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JQUERY: How to create a custom colour palette

Discover the color-thief.js plugin and derive dominant and palette RGB colours from an image element using and jQuery

colorthief

Discover the color-thief.js plugin and derive dominant and palette RGB colours from an image element using <canvas> and jQuery</canvas>

colorthief


GET THE CODE FOR THIS TUTORIAL


Capture colours

One of the coolest aspects of the Not To Scale site is how CSS hex colours are taken from video stills to theme UI elements. The designers, She Was Only, developed custom code to perform this in a more sophisticated way, but for this technique we’ll do something similar using a clever jQuery plugin called color-thief.js.

Download color-thief.js

Color-thief.js by Lokesh Dhakar (lokeshdhakar.com) cleverly uses jQuery and HTML5 <canvas> to return RGB values from an image. In this example we will use it to output an <img> element’s colour palette across a stack of <div> swatches and RGB labels. The plugin is available from GitHub at github.com/lokesh/color-thief so begin by downloading the ZIP repository.

Attach jQuery

With the library unzipped, copy the ‘src’ folder containing color-thief.js into the root of your page. In the <head> attach the latest jQuery, shown below via CDN, and then the plugin script itself:

001 <script src=”http://code.jquery.com/jquery-1.11.3.min.js”></script>
002 <script src=”src/color-thief.js”></script>

Set up the HTML elements

So our page is very simply made up of a <div> containing our 600 by 450px JPG image, before a series of nested divs we’ll change the backgrounds to display the RGB colour values. We’ll show a larger dominant colour swatch then eight smaller palette swatches. In each of these swatches we have a <p> label that will also update to output the RGB values:

001 HTML:
002 <body>
003 <div class=”container”>
004 <img id=”myImage” src=”thePic.jpg”></img>
005 <div class=”dominant”><p>COLOR 1</p></div>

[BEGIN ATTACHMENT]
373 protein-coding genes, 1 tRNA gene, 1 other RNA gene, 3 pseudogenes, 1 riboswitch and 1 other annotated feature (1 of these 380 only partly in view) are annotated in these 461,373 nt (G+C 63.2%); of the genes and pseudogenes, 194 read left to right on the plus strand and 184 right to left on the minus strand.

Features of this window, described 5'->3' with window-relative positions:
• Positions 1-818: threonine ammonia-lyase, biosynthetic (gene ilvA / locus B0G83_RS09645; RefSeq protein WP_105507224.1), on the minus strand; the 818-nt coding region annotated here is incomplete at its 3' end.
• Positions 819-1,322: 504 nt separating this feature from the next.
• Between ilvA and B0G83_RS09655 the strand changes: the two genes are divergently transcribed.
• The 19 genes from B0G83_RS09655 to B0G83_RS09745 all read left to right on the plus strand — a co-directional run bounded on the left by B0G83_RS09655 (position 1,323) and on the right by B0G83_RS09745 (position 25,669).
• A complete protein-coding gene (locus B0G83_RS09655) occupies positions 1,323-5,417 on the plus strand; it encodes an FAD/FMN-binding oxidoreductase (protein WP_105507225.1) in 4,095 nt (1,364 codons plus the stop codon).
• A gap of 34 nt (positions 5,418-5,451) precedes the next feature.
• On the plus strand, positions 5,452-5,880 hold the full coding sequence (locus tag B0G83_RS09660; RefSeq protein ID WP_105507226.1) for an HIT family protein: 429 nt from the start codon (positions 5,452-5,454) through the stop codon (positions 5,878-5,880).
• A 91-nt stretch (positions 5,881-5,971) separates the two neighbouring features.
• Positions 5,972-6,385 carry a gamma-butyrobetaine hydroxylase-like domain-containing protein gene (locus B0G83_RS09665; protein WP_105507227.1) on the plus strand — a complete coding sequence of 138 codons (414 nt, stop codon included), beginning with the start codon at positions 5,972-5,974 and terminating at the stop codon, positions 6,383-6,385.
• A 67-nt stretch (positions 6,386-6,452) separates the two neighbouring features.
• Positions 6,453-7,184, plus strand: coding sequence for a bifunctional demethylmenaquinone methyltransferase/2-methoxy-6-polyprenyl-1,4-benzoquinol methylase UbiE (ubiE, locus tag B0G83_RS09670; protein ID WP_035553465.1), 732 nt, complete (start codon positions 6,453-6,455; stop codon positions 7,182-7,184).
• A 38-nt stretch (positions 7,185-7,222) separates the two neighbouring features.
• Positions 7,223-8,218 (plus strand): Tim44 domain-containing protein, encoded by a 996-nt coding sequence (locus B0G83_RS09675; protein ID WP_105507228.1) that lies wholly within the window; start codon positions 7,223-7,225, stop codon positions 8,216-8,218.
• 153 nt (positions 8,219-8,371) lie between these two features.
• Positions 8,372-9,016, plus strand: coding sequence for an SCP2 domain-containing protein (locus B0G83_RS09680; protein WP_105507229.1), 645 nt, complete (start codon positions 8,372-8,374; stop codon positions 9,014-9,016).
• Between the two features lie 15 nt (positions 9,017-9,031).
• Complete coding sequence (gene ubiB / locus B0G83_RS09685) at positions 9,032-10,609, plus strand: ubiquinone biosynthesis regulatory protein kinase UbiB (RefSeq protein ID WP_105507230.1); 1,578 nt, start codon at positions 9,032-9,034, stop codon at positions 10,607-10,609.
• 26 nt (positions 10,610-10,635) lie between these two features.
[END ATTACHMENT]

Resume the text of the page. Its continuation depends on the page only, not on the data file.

006 <div class=”palette”>
007     <div id=”colorBox”><p id=”colorLabel”>COLOR 2</p></div>    
008     <div id=”colorBox”><p id=”colorLabel”>COLOR 3</p></div>
009     <div id=”colorBox”><p id=”colorLabel”>COLOR 4</p></div>
010     <div id=”colorBox”><p id=”colorLabel”>COLOR 5</p></div>
011     <div id=”colorBox”><p id=”colorLabel”>COLOR 6</p></div>
012     <div id=”colorBox”><p id=”colorLabel”>COLOR 7</p></div>
013     <div id=”colorBox”><p id=”colorLabel”>COLOR 8</p></div>
014     <div id=”colorBox”><p id=”colorLabel”>COLOR 9</p></div>
015 </div>
016 </div>

Set the CSS classes

These elements require some styling, purely to arrange them into place, set default colours and so on. Check the project files to see the full markup but the key few for our <div> swatches and labels are listed below as follows. If you view the page thus far the elements will be blank.

001 CSS:
002 .dominant {
003     width: 596px;
004     border: 2px solid #FFF;
005     margin-top: 5px;
006     margin-bottom: 5px;
007
008 #colorBox {
009     float: left;
010     width: 136px;
011     border: 2px solid #FFF;
012     padding: 5px;
013 }
014 
015 #colorLabel { color: #000; }
016 .dominant, #colorBox, #colorLabel {background: #FFF; }

Call on ColorThief()

Our main code, placed just before our closing </body> tag, starts by grabbing the myImage <img> element. Next we create a new ColorThief() instance to call the core methods on. The getColor() and getPalette() methods, both passed the image element, return our dominant colour and an array (sized by the second argument -1) of palette colours:

001 <script>
002 var myImage = $(‘#myImage’)[0];
003 var colorThief = new ColorThief();
004 var dominantColor = colorThief.getColor(myImage);
005 var paletteColors = colorThief.getPalette(myImage, 9);

Switch the swatches

Now very simply we can update our dominant colour swatch using dominantColor, switching the div element’s CSS background-color property and then rewriting its <p> label to display the RGB correctly:

001 $(“.dominant”).css({“background-color”:”rgb(“ + dominantColor + “)”});
002 $(“.dominant p”).text(“rgb(“ + dominantColor + “)”);

Populate the palette

To update the palette swatches, the last part of our <script> grabs all the identical boxes and labels into two arrays. The loop then iterates under the length of paletteColors (x8) in order to again change the background-color properties of each swatch, before outputting each RGB value to the labels.

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